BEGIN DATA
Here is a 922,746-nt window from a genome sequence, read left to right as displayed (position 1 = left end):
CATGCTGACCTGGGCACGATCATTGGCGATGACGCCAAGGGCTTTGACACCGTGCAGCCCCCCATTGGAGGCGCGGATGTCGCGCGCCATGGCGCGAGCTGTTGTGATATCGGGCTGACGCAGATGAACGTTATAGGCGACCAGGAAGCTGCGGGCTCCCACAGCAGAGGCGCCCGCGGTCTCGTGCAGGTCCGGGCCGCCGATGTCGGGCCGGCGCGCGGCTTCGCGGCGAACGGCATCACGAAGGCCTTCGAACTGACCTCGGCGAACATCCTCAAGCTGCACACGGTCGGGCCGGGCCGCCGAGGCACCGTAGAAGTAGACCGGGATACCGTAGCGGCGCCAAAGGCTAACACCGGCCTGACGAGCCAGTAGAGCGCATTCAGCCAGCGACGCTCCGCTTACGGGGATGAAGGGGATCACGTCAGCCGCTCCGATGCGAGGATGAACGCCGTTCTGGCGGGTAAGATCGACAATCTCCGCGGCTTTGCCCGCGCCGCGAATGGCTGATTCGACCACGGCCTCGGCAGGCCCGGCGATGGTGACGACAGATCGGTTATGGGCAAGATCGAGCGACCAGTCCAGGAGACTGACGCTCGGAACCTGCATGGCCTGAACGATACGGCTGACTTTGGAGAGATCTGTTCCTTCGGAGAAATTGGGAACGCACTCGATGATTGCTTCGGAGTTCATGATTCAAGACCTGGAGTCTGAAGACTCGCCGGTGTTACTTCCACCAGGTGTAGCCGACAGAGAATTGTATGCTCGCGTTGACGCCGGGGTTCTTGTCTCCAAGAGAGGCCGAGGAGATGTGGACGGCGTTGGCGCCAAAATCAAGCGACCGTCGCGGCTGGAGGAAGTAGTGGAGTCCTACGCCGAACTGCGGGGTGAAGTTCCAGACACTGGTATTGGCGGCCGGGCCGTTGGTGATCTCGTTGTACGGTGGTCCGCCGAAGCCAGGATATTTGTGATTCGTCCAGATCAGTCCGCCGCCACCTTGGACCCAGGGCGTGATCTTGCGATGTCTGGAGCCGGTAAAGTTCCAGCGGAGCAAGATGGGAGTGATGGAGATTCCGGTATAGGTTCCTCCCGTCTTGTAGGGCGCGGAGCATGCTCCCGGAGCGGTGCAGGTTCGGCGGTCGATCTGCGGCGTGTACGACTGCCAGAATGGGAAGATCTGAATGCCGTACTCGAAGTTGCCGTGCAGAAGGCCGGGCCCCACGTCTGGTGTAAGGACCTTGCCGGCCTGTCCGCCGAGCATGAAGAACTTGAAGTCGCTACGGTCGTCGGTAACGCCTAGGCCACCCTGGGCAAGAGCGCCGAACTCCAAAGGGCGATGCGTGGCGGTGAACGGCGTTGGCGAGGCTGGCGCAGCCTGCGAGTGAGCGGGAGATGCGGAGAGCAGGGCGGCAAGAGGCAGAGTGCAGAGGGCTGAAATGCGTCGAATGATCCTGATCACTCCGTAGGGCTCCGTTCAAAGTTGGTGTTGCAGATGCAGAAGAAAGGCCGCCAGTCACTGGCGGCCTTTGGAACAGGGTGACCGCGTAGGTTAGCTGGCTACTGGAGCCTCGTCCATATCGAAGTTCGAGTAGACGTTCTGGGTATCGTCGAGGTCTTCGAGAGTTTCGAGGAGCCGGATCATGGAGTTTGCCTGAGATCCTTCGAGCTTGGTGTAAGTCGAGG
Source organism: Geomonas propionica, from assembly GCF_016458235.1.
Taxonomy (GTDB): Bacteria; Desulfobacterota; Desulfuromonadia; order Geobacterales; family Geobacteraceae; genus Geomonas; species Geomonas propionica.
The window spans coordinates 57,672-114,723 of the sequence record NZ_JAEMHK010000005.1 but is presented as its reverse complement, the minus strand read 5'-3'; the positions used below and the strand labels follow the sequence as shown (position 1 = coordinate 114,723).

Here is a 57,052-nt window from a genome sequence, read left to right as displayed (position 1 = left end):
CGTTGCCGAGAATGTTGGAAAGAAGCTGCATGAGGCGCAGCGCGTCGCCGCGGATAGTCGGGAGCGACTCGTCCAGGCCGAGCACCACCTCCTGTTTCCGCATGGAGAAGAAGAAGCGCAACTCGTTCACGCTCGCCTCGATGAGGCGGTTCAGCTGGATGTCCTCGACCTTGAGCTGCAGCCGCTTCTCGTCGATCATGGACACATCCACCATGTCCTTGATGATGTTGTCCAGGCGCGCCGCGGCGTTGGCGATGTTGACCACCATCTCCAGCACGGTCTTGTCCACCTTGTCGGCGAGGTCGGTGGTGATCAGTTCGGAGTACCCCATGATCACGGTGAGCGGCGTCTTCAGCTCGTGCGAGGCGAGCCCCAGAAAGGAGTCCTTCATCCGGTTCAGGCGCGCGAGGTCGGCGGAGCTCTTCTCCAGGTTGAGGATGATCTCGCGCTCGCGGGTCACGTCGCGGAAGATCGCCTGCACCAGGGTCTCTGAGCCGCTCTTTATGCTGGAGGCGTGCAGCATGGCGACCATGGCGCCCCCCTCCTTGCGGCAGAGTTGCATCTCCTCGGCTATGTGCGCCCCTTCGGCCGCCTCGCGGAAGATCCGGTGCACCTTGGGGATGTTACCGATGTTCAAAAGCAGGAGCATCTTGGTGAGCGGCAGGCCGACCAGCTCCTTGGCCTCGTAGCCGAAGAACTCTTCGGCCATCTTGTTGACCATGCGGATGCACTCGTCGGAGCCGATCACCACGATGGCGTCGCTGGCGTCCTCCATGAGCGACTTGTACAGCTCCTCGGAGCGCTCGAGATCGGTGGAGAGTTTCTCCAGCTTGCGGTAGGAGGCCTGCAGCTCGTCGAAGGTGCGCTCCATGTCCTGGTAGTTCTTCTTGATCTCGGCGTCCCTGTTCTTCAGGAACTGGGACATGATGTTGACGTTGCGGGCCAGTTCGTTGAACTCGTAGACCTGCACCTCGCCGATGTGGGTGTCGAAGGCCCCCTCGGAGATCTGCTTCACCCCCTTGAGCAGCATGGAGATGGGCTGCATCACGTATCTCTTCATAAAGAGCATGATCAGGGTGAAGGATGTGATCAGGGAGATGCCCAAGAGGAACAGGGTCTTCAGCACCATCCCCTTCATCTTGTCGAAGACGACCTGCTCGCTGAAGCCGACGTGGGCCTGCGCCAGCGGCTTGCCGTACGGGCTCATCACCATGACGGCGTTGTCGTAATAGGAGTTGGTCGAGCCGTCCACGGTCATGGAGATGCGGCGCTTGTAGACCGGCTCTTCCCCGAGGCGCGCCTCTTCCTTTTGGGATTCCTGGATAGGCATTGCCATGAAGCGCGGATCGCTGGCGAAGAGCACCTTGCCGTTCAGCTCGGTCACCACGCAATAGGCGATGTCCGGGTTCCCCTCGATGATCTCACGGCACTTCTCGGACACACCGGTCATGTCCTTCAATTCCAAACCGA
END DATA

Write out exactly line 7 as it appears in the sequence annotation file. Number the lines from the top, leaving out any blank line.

CGTTGCCGAGAATGTTGGAAAGAAGCTGCATGAGGCGCAGCGCGTCGCCGCGGATAGTCGGGAGCGACTCGTCCAGGCCGAGCACCACCTCCTGTTTCCGCATGGAGAAGAAGAAGCGCAACTCGTTCACGCTCGCCTCGATGAGGCGGTTCAGCTGGATGTCCTCGACCTTGAGCTGCAGCCGCTTCTCGTCGATCATGGACACATCCACCATGTCCTTGATGATGTTGTCCAGGCGCGCCGCGGCGTTGGCGATGTTGACCACCATCTCCAGCACGGTCTTGTCCACCTTGTCGGCGAGGTCGGTGGTGATCAGTTCGGAGTACCCCATGATCACGGTGAGCGGCGTCTTCAGCTCGTGCGAGGCGAGCCCCAGAAAGGAGTCCTTCATCCGGTTCAGGCGCGCGAGGTCGGCGGAGCTCTTCTCCAGGTTGAGGATGATCTCGCGCTCGCGGGTCACGTCGCGGAAGATCGCCTGCACCAGGGTCTCTGAGCCGCTCTTTATGCTGGAGGCGTGCAGCATGGCGACCATGGCGCCCCCCTCCTTGCGGCAGAGTTGCATCTCCTCGGCTATGTGCGCCCCTTCGGCCGCCTCGCGGAAGATCCGGTGCACCTTGGGGATGTTACCGATGTTCAAAAGCAGGAGCATCTTGGTGAGCGGCAGGCCGACCAGCTCCTTGGCCTCGTAGCCGAAGAACTCTTCGGCCATCTTGTTGACCATGCGGATGCACTCGTCGGAGCCGATCACCACGATGGCGTCGCTGGCGTCCTCCATGAGCGACTTGTACAGCTCCTCGGAGCGCTCGAGATCGGTGGAGAGTTTCTCCAGCTTGCGGTAGGAGGCCTGCAGCTCGTCGAAGGTGCGCTCCATGTCCTGGTAGTTCTTCTTGATCTCGGCGTCCCTGTTCTTCAGGAACTGGGACATGATGTTGACGTTGCGGGCCAGTTCGTTGAACTCGTAGACCTGCACCTCGCCGATGTGGGTGTCGAAGGCCCCCTCGGAGATCTGCTTCACCCCCTTGAGCAGCATGGAGATGGGCTGCATCACGTATCTCTTCATAAAGAGCATGATCAGGGTGAAGGATGTGATCAGGGAGATGCCCAAGAGGAACAGGGTCTTCAGCACCATCCCCTTCATCTTGTCGAAGACGACCTGCTCGCTGAAGCCGACGTGGGCCTGCGCCAGCGGCTTGCCGTACGGGCTCATCACCATGACGGCGTTGTCGTAATAGGAGTTGGTCGAGCCGTCCACGGTCATGGAGATGCGGCGCTTGTAGACCGGCTCTTCCCCGAGGCGCGCCTCTTCCTTTTGGGATTCCTGGATAGGCATTGCCATGAAGCGCGGATCGCTGGCGAAGAGCACCTTGCCGTTCAGCTCGGTCACCACGCAATAGGCGATGTCCGGGTTCCCCTCGATGATCTCACGGCACTTCTCGGACACACCGGTCATGTCCTTCAATTCCAAACCGA